The Management of the Anxious Patient.

Homer B. Martin, MD
Arch Intern Med. 1964;113(5):792-793. doi:10.1001/archinte.1964.00280110172052.
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Everyday practice would be simplified immeasurably by the formulation of a valid and acceptable explanation of the processes producing neurotic behavior. The very uniqueness of the individual who is further distinguished by peculiar hereditary and environmental determinants raises doubts from the beginning as to whether a single mechanism is responsible. This doubt should not, however, detract from the practical advantages of having a working hypothesis of functional illnesses since the parts will ultimately disclose the whole. To this end, varied theories have been proffered to stimulate further study.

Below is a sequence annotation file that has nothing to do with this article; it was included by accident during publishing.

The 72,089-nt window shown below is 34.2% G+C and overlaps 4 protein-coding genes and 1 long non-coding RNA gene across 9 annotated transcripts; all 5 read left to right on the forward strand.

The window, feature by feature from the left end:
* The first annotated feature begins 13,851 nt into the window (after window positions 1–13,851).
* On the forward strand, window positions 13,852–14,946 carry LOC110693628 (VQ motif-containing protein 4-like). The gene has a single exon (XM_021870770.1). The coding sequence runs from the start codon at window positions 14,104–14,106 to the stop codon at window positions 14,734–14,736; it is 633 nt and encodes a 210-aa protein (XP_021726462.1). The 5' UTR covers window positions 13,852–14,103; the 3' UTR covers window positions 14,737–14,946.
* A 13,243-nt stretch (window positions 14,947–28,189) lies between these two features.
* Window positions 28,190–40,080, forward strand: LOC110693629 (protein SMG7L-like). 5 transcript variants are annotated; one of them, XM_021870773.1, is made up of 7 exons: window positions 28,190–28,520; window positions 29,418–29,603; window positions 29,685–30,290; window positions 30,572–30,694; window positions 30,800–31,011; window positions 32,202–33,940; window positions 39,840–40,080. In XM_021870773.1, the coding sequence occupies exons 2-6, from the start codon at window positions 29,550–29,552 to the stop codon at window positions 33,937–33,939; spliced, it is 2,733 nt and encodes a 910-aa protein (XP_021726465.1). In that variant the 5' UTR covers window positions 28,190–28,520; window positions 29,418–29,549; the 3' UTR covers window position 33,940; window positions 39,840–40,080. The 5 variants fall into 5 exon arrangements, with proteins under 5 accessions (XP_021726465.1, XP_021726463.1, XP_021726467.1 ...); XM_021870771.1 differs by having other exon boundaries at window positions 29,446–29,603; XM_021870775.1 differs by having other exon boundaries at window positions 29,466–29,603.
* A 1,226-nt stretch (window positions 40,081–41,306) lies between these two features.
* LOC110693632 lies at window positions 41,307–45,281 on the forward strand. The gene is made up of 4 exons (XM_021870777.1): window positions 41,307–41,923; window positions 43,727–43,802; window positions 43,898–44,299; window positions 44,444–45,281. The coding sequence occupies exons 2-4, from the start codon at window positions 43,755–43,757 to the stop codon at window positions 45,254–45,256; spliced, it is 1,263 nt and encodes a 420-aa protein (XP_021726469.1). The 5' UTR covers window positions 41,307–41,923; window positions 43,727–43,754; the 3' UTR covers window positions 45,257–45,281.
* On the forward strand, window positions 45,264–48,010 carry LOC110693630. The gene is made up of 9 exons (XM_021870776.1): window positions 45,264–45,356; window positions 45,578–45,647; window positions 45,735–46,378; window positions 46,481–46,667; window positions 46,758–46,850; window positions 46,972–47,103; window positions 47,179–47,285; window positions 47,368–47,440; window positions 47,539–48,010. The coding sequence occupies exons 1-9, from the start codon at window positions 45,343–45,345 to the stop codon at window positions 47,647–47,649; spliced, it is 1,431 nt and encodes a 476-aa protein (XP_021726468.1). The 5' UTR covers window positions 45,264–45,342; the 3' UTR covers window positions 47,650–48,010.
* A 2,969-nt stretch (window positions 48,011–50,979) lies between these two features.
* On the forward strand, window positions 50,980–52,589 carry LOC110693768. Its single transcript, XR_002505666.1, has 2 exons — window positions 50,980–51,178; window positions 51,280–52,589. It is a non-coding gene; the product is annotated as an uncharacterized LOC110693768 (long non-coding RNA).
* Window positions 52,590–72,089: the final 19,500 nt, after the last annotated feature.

Among the vital questions to be answered are what circumstances can produce or avoid development of neurotic illnesses and what are the factors which determine the exact symptomatology. The laboratory has provided little tangible assistance so far. W. B. Cannon demonstrated the physiologic effects of fear—a total response of the autonomic nervous system. This state is subjectively similar to an individual's response


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